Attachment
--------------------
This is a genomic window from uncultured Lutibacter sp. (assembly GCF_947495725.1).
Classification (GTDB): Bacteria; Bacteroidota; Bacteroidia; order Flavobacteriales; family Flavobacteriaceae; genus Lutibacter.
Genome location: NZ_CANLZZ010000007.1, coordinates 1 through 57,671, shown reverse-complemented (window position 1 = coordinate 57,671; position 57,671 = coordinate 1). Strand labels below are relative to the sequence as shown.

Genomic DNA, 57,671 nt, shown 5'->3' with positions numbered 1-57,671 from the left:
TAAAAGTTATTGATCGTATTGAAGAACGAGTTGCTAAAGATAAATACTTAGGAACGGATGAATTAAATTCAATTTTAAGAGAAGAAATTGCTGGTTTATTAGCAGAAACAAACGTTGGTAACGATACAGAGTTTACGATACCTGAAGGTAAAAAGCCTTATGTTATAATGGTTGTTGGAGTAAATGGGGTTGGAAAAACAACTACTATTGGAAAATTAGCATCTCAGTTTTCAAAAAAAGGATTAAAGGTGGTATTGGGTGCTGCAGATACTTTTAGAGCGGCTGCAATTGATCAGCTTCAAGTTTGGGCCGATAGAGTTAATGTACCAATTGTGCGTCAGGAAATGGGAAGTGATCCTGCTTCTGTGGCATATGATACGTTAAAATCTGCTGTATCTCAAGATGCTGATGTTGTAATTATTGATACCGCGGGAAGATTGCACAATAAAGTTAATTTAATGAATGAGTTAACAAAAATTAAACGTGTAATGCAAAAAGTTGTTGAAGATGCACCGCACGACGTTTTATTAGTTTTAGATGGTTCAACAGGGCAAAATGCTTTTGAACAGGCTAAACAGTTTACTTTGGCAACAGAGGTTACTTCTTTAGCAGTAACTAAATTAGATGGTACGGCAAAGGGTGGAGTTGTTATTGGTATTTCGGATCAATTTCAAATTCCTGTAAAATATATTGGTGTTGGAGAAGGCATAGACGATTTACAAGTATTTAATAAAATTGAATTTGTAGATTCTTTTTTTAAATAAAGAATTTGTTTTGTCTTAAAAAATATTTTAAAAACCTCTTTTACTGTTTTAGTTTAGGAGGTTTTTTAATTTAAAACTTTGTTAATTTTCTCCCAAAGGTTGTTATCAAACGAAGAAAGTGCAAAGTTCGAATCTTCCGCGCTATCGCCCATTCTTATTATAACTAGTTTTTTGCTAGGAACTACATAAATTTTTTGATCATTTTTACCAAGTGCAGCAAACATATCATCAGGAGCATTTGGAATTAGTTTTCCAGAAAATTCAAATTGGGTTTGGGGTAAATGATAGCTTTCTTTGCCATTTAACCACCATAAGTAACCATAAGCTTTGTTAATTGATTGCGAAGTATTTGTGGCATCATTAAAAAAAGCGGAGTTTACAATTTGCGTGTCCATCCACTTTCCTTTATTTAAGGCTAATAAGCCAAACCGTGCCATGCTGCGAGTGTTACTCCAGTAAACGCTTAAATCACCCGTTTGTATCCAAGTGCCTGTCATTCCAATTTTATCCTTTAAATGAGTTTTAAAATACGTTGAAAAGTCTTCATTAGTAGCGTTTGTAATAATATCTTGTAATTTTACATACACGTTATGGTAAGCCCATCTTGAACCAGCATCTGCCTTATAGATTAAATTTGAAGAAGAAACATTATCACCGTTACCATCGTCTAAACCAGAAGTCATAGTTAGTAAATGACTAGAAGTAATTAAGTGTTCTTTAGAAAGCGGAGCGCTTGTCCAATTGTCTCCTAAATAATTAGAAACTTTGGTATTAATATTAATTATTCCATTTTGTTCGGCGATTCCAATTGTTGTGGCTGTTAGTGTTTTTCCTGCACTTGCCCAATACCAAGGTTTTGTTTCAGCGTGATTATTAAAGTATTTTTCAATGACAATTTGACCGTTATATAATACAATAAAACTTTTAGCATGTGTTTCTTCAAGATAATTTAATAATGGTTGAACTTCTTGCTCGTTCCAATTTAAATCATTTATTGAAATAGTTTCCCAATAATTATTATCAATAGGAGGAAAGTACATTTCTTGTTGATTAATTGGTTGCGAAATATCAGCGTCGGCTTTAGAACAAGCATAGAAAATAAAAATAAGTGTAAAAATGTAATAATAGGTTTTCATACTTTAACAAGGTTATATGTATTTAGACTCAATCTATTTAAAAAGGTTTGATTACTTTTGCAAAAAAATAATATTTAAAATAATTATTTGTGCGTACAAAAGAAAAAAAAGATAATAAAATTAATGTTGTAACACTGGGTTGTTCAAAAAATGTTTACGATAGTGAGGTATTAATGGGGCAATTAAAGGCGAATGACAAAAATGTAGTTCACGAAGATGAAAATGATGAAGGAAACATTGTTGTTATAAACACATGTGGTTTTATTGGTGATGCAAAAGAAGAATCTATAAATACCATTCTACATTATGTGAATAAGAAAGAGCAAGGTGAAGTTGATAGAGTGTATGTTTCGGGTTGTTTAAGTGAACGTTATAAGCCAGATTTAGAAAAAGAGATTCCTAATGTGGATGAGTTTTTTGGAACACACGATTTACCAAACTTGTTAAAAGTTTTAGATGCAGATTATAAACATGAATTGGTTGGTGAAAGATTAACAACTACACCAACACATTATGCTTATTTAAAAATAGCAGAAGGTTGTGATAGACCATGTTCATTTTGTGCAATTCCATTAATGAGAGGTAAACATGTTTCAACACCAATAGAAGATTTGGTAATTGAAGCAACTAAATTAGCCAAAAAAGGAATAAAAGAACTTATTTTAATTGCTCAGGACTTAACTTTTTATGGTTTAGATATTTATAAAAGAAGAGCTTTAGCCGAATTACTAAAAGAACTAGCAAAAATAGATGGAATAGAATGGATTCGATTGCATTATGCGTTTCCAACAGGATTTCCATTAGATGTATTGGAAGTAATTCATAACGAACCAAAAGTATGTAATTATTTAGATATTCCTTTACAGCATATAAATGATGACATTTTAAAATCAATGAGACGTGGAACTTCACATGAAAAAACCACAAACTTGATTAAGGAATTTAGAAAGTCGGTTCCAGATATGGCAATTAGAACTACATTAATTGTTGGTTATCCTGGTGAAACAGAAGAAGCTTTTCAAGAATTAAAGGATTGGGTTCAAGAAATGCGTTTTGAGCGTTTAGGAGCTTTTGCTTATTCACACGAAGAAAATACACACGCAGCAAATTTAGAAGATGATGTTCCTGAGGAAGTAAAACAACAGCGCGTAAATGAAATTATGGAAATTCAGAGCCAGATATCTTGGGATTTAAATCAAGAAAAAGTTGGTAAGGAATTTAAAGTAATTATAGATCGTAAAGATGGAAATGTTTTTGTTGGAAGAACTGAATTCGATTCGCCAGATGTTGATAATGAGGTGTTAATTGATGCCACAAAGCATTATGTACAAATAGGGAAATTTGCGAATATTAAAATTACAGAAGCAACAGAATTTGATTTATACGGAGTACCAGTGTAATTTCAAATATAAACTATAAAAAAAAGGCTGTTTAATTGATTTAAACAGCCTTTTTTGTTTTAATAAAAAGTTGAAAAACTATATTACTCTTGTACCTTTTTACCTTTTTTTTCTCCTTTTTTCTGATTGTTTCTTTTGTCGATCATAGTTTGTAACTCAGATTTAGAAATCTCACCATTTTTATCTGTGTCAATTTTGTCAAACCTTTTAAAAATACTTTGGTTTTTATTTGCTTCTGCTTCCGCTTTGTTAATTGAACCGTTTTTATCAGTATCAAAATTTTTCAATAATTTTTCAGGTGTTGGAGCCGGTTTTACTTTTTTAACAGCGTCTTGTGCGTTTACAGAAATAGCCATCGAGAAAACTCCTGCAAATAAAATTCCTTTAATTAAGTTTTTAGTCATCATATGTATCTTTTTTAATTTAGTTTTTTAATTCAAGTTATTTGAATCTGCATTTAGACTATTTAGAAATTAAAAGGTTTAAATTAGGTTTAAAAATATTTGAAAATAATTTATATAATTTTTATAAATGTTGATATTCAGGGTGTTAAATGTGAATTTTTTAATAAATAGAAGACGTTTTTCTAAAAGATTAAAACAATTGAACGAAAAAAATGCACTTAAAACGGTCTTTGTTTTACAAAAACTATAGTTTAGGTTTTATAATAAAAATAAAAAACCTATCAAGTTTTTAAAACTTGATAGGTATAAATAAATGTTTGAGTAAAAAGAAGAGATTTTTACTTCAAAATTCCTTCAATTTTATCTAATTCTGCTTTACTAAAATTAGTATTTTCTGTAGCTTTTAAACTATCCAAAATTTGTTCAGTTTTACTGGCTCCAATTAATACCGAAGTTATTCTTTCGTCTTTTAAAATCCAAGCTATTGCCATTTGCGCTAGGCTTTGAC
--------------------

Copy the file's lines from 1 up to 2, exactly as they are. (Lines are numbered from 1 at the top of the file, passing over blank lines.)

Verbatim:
This is a genomic window from uncultured Lutibacter sp. (assembly GCF_947495725.1).
Classification (GTDB): Bacteria; Bacteroidota; Bacteroidia; order Flavobacteriales; family Flavobacteriaceae; genus Lutibacter.